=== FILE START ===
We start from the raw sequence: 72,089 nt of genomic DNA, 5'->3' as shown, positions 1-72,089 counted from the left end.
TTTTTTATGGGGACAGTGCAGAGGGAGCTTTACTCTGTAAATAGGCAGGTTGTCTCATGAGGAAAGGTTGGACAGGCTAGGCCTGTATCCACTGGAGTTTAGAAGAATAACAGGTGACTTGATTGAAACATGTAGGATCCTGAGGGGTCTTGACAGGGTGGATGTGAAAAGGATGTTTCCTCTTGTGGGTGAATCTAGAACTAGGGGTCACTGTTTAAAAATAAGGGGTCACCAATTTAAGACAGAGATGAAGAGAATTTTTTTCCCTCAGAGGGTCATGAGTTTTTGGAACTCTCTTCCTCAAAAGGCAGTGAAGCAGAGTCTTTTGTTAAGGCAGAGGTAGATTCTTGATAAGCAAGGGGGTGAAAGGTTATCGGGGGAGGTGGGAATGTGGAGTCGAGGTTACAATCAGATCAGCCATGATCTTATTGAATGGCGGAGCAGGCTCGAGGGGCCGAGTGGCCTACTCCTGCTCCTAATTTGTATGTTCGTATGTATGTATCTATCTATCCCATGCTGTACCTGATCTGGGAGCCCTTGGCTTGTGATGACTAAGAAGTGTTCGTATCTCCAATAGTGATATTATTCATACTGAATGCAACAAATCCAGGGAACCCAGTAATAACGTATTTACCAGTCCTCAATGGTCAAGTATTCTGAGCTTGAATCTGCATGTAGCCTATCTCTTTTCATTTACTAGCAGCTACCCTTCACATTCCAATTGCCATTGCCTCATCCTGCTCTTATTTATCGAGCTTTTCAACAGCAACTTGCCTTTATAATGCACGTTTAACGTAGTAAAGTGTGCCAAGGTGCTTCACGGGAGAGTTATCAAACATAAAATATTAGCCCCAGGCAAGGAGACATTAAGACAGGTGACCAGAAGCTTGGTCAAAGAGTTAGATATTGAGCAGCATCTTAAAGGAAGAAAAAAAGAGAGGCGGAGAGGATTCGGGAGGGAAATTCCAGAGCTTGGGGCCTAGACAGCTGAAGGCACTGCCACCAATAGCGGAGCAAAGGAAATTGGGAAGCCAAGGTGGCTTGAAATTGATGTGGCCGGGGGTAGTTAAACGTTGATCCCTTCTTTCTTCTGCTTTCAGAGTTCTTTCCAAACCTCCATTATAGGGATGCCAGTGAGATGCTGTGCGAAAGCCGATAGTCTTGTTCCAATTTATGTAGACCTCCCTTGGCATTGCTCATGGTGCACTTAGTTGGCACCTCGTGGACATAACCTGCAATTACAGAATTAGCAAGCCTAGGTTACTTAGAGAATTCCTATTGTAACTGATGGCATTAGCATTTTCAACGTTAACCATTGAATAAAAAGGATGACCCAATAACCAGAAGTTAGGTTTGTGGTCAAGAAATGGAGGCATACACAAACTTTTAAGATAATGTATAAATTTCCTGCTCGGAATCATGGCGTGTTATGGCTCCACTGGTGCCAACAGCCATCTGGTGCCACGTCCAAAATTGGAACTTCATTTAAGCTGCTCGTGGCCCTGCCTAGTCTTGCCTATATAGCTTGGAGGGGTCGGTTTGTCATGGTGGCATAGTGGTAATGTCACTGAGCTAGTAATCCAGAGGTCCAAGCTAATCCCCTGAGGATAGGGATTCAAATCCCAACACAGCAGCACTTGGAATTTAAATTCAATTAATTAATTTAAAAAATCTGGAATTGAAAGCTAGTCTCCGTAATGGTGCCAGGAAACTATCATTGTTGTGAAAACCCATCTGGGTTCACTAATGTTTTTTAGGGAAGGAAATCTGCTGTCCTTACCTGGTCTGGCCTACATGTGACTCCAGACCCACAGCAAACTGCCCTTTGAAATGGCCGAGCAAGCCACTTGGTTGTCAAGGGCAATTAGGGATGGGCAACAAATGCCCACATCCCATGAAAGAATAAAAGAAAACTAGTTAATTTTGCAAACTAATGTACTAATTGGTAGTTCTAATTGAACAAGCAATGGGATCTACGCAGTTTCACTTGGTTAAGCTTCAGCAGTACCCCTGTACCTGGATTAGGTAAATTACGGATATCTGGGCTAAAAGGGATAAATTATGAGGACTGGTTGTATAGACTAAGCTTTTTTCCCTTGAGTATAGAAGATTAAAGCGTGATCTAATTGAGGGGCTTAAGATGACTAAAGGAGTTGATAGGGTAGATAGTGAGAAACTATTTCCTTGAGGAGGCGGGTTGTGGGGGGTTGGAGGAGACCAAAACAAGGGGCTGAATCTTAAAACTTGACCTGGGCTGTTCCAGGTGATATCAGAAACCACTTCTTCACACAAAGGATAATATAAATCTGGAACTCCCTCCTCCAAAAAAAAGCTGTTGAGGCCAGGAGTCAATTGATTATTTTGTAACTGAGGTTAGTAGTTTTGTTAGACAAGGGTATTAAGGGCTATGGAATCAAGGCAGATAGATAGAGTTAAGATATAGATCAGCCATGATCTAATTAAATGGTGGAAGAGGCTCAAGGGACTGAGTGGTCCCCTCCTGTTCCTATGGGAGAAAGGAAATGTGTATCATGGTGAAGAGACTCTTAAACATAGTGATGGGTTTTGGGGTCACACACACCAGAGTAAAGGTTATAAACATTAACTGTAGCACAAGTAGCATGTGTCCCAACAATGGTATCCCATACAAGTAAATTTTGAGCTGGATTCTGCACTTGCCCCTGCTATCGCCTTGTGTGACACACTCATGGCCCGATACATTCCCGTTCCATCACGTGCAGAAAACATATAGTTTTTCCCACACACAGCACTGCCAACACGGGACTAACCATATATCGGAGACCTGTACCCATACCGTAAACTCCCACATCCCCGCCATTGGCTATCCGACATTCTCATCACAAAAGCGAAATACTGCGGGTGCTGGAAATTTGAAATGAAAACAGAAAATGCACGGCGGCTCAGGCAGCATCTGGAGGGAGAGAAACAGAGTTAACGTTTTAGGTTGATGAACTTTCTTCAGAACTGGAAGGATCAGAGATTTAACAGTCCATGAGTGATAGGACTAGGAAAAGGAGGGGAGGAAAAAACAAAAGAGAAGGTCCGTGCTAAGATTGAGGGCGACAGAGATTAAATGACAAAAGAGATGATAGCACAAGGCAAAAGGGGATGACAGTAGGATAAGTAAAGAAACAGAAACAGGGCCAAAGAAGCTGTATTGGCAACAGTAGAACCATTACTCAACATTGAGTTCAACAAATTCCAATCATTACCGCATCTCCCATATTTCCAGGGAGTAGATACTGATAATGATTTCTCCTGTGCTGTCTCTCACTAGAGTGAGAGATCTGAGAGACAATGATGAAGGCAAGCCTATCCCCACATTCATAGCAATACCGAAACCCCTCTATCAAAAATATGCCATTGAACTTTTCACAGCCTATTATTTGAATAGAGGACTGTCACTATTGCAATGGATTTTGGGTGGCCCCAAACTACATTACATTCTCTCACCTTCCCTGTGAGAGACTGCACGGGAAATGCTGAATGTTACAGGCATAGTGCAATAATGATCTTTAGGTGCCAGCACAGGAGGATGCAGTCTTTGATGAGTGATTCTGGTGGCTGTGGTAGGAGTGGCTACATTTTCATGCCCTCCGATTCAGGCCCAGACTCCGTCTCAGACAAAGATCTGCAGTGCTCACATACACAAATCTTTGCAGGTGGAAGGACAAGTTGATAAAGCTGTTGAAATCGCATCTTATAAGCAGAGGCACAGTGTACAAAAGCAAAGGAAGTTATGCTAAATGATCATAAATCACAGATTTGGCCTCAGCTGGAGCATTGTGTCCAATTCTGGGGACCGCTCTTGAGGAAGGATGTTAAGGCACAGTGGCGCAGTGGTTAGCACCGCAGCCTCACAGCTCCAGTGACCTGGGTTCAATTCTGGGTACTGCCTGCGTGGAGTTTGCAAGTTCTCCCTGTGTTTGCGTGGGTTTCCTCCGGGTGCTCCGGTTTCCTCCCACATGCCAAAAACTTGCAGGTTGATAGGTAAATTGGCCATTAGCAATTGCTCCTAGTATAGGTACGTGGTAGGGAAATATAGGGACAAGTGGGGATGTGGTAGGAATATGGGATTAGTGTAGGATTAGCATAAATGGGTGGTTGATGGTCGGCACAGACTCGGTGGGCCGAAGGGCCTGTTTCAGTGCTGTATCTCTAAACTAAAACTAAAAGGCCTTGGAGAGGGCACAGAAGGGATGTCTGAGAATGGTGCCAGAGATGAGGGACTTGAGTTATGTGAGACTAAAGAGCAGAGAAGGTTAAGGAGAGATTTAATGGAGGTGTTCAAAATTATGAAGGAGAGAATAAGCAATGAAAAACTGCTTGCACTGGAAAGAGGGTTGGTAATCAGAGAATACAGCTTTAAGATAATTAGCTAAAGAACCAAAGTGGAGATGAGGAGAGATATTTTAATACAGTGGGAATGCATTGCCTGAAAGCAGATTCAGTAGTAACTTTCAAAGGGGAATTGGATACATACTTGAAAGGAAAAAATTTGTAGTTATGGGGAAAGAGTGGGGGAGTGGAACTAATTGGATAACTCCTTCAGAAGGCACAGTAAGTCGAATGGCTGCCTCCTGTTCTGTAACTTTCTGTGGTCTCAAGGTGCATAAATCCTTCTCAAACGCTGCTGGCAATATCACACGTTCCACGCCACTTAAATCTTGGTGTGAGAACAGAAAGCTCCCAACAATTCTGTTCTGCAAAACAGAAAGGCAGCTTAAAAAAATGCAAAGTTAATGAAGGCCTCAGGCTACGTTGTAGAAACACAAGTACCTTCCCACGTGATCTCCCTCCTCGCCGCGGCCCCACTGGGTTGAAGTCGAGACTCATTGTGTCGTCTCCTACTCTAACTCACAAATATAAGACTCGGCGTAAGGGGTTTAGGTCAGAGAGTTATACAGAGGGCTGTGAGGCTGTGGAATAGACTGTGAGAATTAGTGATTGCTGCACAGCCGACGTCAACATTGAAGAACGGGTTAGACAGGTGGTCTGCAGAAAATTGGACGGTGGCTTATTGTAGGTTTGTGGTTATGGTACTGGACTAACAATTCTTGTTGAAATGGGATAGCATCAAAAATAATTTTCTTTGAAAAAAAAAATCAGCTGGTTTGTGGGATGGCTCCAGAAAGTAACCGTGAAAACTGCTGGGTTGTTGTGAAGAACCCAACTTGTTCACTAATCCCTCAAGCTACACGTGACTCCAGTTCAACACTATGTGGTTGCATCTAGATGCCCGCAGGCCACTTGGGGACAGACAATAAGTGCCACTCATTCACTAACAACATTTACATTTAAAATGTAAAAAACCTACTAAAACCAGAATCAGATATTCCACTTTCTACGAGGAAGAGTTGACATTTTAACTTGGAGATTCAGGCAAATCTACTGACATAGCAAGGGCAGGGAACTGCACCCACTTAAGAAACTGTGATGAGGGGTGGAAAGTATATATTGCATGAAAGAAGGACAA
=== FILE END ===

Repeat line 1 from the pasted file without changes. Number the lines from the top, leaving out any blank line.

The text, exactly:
We start from the raw sequence: 72,089 nt of genomic DNA, 5'->3' as shown, positions 1-72,089 counted from the left end.